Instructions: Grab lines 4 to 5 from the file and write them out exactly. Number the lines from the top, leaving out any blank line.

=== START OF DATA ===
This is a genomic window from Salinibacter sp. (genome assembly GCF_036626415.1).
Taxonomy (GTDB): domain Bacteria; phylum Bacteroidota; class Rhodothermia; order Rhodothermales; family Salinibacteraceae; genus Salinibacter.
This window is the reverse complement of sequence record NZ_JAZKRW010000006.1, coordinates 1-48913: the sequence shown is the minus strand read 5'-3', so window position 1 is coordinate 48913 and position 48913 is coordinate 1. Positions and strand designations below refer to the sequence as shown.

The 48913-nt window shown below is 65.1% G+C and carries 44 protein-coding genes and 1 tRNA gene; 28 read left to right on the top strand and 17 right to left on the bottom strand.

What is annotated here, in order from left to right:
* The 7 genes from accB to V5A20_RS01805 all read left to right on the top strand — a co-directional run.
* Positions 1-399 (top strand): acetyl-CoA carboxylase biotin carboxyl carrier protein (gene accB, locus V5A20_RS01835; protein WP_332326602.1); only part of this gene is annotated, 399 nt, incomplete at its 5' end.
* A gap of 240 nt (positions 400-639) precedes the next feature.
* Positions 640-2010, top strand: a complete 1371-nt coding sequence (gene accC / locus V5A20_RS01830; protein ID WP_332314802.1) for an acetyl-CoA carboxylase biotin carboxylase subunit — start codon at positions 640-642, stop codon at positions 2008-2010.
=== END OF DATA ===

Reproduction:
The 48913-nt window shown below is 65.1% G+C and carries 44 protein-coding genes and 1 tRNA gene; 28 read left to right on the top strand and 17 right to left on the bottom strand.

What is annotated here, in order from left to right: